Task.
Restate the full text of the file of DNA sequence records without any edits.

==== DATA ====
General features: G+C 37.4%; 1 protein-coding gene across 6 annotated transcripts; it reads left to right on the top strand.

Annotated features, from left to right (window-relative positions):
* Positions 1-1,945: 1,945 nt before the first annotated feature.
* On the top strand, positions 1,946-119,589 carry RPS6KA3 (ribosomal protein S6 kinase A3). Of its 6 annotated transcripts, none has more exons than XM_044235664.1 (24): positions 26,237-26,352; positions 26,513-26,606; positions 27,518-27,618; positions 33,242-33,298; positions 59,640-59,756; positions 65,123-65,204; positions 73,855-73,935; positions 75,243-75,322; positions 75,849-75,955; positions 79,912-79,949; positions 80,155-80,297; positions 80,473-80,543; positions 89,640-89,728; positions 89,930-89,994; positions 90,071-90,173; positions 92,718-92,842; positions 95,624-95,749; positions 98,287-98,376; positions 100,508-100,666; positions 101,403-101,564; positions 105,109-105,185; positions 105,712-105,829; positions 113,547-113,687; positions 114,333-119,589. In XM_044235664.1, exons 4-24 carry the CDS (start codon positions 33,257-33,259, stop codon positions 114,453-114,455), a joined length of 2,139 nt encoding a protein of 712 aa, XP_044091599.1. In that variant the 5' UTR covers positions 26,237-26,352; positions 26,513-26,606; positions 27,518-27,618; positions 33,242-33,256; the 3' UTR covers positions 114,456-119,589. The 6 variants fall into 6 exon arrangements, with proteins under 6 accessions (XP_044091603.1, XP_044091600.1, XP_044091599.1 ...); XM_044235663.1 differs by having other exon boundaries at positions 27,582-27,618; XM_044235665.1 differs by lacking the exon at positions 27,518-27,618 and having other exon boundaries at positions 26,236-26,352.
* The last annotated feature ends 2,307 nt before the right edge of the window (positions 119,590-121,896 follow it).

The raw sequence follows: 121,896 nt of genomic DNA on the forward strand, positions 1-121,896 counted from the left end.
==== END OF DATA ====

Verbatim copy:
General features: G+C 37.4%; 1 protein-coding gene across 6 annotated transcripts; it reads left to right on the top strand.

Annotated features, from left to right (window-relative positions):
* Positions 1-1,945: 1,945 nt before the first annotated feature.
* On the top strand, positions 1,946-119,589 carry RPS6KA3 (ribosomal protein S6 kinase A3). Of its 6 annotated transcripts, none has more exons than XM_044235664.1 (24): positions 26,237-26,352; positions 26,513-26,606; positions 27,518-27,618; positions 33,242-33,298; positions 59,640-59,756; positions 65,123-65,204; positions 73,855-73,935; positions 75,243-75,322; positions 75,849-75,955; positions 79,912-79,949; positions 80,155-80,297; positions 80,473-80,543; positions 89,640-89,728; positions 89,930-89,994; positions 90,071-90,173; positions 92,718-92,842; positions 95,624-95,749; positions 98,287-98,376; positions 100,508-100,666; positions 101,403-101,564; positions 105,109-105,185; positions 105,712-105,829; positions 113,547-113,687; positions 114,333-119,589. In XM_044235664.1, exons 4-24 carry the CDS (start codon positions 33,257-33,259, stop codon positions 114,453-114,455), a joined length of 2,139 nt encoding a protein of 712 aa, XP_044091599.1. In that variant the 5' UTR covers positions 26,237-26,352; positions 26,513-26,606; positions 27,518-27,618; positions 33,242-33,256; the 3' UTR covers positions 114,456-119,589. The 6 variants fall into 6 exon arrangements, with proteins under 6 accessions (XP_044091603.1, XP_044091600.1, XP_044091599.1 ...); XM_044235663.1 differs by having other exon boundaries at positions 27,582-27,618; XM_044235665.1 differs by lacking the exon at positions 27,518-27,618 and having other exon boundaries at positions 26,236-26,352.
* The last annotated feature ends 2,307 nt before the right edge of the window (positions 119,590-121,896 follow it).

The raw sequence follows: 121,896 nt of genomic DNA on the forward strand, positions 1-121,896 counted from the left end.